UKGBC Circular Economy Surveys

As part of UKGBC’s Circular Economy programme, two surveys have been launched: an industry survey gathering data on the carbon impact of circular economy principles, and another targeted at product manufacturers assessing the status quo of circularity and to identify the barriers to circularity they are facing. We encourage any members to complete these, especially those who have implemented circular economy principles and measured/estimated whole life carbon impacts in recent projects. Both surveys close on the 17th January.

Circular Economy Survey

Manufacturer Survey

Upcoming training sessions

  • DfMA for Architects Workshop, Wednesday, 12 January, 1 – 4PM. Register now
  • Decarbonising Precast Concrete – Lunch ‘n’ Learn, Monday, 24 January, 12 – 1PM. Register now

Resources recommended for you this month

If you don’t measure, you can’t manage

Complete our free self assessment to get your bespoke action plan today. The list of resources will advise you where you should focus your learning with direct links to top-quality materials.

You can also benchmark your company’s offsite maturity here.

Competition Rules

With the festive season swiftly following last month’s COP26 summit, we thought to test your knowledge on the outcomes from this all important climate conference, via our COP26 Christmas quiz.

In-line with our company values, we’ll be giving away a sustainable hamper. T&Cs apply – see below.

What could you win?

The Norway Spruce Christmas Hamper from Social Supermarket, worth £119.99. The hamper is compromised of 13 items containing gin, coffee, chocolate, wine and more, all sourced from brands which are eco-conscious, offer economic empowerment, or make charitable contributions.

How can I enter? 

The competition is free to enter – all you need to do is:

  • Complete our COP26 Quiz. There are 10 questions to answer, all dedicated to the outcomes from last month’s Glasgow summit.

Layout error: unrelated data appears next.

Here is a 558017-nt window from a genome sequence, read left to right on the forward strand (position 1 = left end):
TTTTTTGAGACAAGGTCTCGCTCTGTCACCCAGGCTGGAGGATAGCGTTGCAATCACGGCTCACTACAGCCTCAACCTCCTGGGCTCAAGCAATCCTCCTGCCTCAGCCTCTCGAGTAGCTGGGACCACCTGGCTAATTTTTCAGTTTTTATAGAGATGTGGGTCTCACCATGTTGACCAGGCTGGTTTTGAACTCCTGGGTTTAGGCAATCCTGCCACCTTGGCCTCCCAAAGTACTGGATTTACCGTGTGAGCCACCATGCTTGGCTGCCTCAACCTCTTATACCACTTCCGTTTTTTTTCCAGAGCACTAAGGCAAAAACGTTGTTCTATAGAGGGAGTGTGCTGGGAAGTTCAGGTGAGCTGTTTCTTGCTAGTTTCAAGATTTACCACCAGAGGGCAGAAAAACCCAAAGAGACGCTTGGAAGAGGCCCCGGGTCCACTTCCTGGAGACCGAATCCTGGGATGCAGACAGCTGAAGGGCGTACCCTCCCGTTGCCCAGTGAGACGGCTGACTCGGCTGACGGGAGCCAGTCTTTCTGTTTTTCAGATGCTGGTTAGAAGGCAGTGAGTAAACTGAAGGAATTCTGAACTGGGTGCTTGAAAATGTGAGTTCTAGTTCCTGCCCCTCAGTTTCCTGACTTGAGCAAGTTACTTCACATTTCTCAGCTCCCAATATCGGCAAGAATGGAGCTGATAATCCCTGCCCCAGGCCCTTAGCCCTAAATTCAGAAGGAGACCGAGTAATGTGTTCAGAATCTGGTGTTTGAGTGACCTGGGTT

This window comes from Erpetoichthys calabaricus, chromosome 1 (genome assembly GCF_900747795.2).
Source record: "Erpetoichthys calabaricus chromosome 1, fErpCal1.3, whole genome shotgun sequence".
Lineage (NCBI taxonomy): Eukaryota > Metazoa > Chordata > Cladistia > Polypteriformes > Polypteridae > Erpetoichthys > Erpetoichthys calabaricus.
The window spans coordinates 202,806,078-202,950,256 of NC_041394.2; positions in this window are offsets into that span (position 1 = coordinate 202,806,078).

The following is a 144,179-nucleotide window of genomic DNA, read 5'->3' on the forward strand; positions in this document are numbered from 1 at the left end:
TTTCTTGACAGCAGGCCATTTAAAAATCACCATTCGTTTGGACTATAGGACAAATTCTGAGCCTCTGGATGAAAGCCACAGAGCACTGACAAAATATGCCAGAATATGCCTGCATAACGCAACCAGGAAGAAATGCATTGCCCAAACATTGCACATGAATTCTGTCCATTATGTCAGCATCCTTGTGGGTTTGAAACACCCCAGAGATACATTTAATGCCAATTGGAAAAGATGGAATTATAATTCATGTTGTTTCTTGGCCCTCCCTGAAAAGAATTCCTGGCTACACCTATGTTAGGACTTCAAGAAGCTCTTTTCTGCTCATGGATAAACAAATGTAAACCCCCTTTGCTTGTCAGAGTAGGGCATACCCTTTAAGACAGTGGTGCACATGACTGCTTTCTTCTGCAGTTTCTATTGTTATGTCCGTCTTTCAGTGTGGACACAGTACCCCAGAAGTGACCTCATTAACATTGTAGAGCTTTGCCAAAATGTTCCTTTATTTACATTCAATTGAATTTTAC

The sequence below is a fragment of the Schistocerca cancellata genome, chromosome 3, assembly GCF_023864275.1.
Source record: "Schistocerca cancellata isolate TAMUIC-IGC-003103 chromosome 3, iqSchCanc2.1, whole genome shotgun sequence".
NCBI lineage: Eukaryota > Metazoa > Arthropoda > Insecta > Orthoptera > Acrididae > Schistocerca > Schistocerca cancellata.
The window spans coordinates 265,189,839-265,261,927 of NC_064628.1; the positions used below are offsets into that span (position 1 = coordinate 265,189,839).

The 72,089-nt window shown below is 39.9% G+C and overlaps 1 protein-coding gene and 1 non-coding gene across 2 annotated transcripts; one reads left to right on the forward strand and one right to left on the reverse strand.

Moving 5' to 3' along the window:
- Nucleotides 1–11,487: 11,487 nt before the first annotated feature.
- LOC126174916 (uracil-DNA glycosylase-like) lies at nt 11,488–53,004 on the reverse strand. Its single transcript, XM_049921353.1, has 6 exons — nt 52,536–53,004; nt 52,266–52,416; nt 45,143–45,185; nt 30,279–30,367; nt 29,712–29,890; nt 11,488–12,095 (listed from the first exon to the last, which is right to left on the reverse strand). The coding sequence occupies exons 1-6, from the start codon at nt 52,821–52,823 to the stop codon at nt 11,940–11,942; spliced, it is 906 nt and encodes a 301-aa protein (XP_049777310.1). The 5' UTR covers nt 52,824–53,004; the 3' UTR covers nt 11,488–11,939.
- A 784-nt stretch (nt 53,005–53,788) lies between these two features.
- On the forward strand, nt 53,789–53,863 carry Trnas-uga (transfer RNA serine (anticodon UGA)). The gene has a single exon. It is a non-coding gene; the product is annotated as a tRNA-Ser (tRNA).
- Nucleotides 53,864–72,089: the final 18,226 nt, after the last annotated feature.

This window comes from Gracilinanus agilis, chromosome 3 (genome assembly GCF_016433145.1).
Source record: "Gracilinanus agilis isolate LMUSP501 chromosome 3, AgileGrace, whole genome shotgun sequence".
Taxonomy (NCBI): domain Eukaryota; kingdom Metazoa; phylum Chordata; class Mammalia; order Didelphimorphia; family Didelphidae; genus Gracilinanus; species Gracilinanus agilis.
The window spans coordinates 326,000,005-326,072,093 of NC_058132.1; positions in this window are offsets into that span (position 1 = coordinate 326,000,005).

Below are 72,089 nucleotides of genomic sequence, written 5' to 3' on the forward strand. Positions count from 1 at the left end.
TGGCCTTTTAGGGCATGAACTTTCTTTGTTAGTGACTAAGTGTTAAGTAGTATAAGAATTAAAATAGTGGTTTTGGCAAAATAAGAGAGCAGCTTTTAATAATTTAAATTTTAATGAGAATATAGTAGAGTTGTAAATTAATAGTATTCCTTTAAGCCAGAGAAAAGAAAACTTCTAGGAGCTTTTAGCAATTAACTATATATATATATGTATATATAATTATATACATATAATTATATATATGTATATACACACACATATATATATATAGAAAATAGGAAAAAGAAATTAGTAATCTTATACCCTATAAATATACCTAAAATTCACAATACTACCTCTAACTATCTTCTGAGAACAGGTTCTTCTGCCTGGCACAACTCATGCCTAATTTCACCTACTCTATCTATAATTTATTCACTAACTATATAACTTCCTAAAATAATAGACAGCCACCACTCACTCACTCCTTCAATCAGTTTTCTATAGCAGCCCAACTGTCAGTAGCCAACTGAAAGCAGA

• Ensure you’re following the Supply Chain Sustainability School social media accounts:

LinkedIn | Twitter

The competition closes at 23:59 on 12 December and the winner will be announced on our social channels at midday on the 15 December 2021, so make sure you follow our channels to hear if you’ve won.

To read the full terms and conditions, just click here.

Where can I read more about the outcomes of COP26?

Luckily for you, Action Sustainability consultant Imogen Player has written an excellent overview of COP26 which you can read here.

Tip: Make sure you read this before taking the quiz!

Where can I find FREE carbon and climate change training?

The Supply Chain Sustainability School offers FREE resources and training sessions, designed to help your organisation and supply chain gain a better understanding of climate change and carbon.

Download this COP26 training pack, which will guide you through relevant videos, e-learning modules, virtual training and information on the new carbon calculator. Download below or share with your colleagues and supply chain.

What is the carbon calculator and how can it help my organisation report on our carbon impact?

Did you know we have launched a FREE carbon calculator, in partnership with the Sustainability Tool? The tool is designed to support supply chain organisations with calculating their annual, organisational greenhouse gas emissions, and to provide clients with a view of emissions embedded in their supply chains.

If you’re a member of the School, you can register for a FREE carbon calculator account here.

Where can I get support with my company’s carbon strategy?  

Action Sustainability, the delivery team behind the Supply Chain Sustainability School, has in-depth experience of supporting clients in developing their approach to mitigating their impact on climate change.

They work with clients to develop sustainability strategies that incorporate climate change, provide an outsourced service for the calculation of carbon footprints, recommend options for reducing carbon impacts and also develop learning content on carbon measurement and reporting to help them embed best practice across their teams.

Contact the team today!